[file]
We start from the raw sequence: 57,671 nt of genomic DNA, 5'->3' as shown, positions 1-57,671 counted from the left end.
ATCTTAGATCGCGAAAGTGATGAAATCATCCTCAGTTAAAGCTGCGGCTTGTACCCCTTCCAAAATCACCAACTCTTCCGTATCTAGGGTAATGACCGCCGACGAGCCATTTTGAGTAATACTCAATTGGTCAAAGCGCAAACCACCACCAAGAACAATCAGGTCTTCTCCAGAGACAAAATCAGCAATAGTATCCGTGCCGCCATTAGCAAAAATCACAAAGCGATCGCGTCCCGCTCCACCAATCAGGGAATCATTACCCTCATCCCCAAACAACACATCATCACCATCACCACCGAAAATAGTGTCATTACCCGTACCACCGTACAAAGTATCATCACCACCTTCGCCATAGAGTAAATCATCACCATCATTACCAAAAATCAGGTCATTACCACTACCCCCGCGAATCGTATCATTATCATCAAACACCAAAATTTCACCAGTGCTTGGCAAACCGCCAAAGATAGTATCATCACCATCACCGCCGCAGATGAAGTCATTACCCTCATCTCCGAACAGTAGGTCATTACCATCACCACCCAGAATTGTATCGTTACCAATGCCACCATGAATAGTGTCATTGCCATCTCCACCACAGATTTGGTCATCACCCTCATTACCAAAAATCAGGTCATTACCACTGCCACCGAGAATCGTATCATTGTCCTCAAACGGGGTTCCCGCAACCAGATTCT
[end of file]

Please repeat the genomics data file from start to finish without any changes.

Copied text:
We start from the raw sequence: 57,671 nt of genomic DNA, 5'->3' as shown, positions 1-57,671 counted from the left end.
ATCTTAGATCGCGAAAGTGATGAAATCATCCTCAGTTAAAGCTGCGGCTTGTACCCCTTCCAAAATCACCAACTCTTCCGTATCTAGGGTAATGACCGCCGACGAGCCATTTTGAGTAATACTCAATTGGTCAAAGCGCAAACCACCACCAAGAACAATCAGGTCTTCTCCAGAGACAAAATCAGCAATAGTATCCGTGCCGCCATTAGCAAAAATCACAAAGCGATCGCGTCCCGCTCCACCAATCAGGGAATCATTACCCTCATCCCCAAACAACACATCATCACCATCACCACCGAAAATAGTGTCATTACCCGTACCACCGTACAAAGTATCATCACCACCTTCGCCATAGAGTAAATCATCACCATCATTACCAAAAATCAGGTCATTACCACTACCCCCGCGAATCGTATCATTATCATCAAACACCAAAATTTCACCAGTGCTTGGCAAACCGCCAAAGATAGTATCATCACCATCACCGCCGCAGATGAAGTCATTACCCTCATCTCCGAACAGTAGGTCATTACCATCACCACCCAGAATTGTATCGTTACCAATGCCACCATGAATAGTGTCATTGCCATCTCCACCACAGATTTGGTCATCACCCTCATTACCAAAAATCAGGTCATTACCACTGCCACCGAGAATCGTATCATTGTCCTCAAACGGGGTTCCCGCAACCAGATTCT